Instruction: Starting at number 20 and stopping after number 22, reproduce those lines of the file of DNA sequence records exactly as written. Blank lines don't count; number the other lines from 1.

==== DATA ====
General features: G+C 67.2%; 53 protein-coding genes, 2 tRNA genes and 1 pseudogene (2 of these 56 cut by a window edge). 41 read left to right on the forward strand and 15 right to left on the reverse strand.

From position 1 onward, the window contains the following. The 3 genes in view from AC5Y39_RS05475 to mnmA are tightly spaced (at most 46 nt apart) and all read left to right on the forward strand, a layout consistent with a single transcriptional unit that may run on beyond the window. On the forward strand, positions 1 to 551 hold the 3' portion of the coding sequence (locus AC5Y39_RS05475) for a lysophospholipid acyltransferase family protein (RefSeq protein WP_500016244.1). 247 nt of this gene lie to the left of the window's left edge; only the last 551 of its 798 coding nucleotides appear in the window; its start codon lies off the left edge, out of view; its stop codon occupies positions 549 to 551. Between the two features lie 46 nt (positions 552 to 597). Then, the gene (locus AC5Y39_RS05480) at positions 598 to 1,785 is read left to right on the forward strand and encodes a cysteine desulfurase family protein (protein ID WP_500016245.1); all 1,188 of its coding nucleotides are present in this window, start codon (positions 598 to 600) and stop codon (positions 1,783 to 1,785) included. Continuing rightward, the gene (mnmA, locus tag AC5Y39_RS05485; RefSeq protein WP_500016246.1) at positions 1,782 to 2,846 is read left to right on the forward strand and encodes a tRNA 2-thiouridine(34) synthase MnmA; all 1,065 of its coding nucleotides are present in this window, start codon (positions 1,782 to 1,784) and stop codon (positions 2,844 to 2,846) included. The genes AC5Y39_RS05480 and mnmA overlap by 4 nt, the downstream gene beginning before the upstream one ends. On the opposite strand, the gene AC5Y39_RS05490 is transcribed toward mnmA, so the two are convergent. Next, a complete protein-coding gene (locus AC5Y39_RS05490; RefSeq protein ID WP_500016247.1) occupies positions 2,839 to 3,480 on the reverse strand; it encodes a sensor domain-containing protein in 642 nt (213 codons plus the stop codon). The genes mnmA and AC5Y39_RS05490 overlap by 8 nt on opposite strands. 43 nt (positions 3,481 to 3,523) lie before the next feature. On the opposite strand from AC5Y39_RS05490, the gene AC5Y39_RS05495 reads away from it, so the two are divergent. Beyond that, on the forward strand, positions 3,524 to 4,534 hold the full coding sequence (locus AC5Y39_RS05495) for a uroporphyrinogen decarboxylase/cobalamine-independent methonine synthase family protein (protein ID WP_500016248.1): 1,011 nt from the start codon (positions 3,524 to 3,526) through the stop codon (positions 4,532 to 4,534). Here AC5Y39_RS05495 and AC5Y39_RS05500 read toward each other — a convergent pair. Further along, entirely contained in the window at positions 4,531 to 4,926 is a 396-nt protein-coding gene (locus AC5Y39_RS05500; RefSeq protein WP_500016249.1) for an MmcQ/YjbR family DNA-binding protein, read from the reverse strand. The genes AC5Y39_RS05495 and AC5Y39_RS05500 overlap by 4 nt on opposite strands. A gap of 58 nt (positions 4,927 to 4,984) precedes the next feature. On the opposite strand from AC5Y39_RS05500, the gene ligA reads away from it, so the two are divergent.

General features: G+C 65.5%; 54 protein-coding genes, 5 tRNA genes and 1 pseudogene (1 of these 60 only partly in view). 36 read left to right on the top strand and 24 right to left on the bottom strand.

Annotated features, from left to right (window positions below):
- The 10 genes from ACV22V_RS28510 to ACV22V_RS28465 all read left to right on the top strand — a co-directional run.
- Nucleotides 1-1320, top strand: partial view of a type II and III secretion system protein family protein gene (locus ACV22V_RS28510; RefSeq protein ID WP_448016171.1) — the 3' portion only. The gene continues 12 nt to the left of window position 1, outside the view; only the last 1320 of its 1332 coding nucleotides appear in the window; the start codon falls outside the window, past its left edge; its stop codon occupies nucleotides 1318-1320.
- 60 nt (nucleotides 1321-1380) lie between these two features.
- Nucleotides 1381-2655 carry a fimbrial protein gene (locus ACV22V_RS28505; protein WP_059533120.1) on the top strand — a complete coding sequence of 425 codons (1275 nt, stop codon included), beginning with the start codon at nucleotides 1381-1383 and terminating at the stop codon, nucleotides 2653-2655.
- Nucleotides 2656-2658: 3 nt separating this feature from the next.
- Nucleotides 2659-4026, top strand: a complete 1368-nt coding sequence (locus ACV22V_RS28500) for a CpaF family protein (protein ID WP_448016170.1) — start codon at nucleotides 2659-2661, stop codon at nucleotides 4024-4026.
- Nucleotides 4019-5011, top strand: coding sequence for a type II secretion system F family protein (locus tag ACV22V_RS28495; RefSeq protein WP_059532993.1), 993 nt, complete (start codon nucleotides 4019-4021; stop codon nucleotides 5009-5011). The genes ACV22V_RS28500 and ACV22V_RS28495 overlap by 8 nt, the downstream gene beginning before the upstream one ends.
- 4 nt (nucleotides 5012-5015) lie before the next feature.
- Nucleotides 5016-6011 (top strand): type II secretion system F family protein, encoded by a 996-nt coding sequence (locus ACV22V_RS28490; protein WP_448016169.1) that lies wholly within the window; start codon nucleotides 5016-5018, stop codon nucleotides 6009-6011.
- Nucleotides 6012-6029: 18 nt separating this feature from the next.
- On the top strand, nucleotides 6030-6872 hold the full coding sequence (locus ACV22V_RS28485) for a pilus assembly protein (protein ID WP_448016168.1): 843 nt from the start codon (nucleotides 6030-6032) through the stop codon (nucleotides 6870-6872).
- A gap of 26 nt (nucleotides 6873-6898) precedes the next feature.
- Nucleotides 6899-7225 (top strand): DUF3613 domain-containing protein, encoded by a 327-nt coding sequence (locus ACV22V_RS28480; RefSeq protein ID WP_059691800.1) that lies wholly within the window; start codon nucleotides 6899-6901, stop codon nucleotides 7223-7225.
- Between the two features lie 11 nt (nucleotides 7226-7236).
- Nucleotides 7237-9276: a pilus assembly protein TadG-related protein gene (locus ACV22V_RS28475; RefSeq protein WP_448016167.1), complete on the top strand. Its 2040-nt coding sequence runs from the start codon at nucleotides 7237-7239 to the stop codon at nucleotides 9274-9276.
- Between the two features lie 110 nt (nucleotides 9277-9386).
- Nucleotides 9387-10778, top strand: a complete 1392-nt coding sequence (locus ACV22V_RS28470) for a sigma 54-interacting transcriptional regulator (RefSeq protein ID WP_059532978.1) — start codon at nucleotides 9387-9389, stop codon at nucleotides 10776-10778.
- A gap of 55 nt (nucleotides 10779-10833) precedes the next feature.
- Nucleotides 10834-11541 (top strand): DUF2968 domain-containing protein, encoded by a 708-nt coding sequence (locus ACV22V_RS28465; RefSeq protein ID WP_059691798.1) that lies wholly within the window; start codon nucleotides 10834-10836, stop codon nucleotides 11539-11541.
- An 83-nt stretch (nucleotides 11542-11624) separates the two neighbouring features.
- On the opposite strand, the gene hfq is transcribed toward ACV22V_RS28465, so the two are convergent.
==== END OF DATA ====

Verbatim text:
- Between the two features lie 110 nt (nucleotides 9277-9386).
- Nucleotides 9387-10778, top strand: a complete 1392-nt coding sequence (locus ACV22V_RS28470) for a sigma 54-interacting transcriptional regulator (RefSeq protein ID WP_059532978.1) — start codon at nucleotides 9387-9389, stop codon at nucleotides 10776-10778.
- A gap of 55 nt (nucleotides 10779-10833) precedes the next feature.